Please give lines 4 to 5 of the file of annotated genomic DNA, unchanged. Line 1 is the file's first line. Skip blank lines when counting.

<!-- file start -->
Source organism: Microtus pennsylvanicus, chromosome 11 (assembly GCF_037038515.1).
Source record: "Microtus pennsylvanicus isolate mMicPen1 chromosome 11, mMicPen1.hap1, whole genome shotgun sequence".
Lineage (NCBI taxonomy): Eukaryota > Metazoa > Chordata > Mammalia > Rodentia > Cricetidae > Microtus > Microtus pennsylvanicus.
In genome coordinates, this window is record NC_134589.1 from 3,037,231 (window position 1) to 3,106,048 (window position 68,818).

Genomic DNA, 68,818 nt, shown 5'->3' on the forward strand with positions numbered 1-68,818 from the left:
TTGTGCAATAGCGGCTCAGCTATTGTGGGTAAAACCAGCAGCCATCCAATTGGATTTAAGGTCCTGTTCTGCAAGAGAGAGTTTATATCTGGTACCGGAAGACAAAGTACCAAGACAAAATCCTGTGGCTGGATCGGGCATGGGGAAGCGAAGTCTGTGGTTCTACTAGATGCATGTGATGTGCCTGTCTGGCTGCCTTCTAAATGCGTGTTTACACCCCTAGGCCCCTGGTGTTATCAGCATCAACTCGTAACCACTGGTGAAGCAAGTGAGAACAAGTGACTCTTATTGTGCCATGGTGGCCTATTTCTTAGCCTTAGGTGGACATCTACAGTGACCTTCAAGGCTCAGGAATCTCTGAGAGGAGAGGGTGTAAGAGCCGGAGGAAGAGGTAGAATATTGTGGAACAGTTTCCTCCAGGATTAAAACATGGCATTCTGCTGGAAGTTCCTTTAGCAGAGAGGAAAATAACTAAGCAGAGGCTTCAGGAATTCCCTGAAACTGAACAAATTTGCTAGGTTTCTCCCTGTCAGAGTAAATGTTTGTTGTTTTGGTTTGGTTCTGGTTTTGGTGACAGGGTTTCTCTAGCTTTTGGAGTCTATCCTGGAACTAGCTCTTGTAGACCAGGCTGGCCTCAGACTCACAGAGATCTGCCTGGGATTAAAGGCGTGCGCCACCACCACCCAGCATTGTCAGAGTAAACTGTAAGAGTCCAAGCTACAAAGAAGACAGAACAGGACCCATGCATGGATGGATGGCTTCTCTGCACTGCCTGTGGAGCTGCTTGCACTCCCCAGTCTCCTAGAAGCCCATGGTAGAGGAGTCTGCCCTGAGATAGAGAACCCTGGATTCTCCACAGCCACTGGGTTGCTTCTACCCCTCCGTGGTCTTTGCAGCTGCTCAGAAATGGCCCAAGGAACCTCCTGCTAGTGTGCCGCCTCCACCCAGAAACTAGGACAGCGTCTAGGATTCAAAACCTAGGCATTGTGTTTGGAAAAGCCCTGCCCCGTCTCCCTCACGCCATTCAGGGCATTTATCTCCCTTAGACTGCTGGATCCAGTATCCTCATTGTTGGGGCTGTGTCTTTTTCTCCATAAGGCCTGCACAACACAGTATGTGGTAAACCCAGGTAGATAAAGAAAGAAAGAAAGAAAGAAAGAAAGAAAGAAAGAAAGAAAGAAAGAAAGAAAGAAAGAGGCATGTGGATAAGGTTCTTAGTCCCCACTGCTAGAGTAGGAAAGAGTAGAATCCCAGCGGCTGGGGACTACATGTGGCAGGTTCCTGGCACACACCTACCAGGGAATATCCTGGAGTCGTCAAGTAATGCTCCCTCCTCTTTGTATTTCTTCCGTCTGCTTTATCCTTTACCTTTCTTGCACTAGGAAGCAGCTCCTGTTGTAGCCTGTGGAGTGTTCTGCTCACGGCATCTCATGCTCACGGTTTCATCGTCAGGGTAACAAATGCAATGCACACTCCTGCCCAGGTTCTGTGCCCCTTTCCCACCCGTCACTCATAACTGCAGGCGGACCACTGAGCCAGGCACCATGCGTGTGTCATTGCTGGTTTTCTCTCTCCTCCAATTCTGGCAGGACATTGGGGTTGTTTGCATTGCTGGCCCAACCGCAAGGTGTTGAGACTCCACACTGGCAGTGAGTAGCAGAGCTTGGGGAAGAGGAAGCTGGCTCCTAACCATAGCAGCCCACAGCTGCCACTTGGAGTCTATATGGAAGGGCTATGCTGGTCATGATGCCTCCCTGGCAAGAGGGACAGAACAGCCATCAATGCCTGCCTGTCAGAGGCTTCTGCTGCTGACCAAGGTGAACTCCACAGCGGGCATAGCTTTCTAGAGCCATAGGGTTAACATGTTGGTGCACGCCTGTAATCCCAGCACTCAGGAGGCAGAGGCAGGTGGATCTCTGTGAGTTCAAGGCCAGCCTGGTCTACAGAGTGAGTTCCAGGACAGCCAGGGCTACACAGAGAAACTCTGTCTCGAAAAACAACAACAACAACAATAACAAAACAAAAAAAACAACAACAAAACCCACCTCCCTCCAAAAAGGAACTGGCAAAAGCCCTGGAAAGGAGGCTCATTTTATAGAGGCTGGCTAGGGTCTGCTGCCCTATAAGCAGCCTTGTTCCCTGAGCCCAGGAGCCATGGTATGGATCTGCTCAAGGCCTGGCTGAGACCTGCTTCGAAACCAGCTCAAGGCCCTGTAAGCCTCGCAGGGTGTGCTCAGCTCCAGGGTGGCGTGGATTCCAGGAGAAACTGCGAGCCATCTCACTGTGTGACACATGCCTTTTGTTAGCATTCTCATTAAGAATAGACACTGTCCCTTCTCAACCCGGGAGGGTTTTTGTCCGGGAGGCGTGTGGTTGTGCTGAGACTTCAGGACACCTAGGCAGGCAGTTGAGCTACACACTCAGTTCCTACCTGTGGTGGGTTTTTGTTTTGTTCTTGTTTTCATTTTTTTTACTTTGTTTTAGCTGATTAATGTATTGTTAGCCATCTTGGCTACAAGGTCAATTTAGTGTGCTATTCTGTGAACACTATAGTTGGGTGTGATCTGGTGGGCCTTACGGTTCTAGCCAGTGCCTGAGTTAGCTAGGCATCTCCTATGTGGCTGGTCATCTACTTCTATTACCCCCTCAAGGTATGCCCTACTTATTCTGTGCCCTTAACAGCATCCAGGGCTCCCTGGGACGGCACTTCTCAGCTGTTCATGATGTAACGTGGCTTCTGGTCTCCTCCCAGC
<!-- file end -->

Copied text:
In genome coordinates, this window is record NC_134589.1 from 3,037,231 (window position 1) to 3,106,048 (window position 68,818).

Genomic DNA, 68,818 nt, shown 5'->3' on the forward strand with positions numbered 1-68,818 from the left: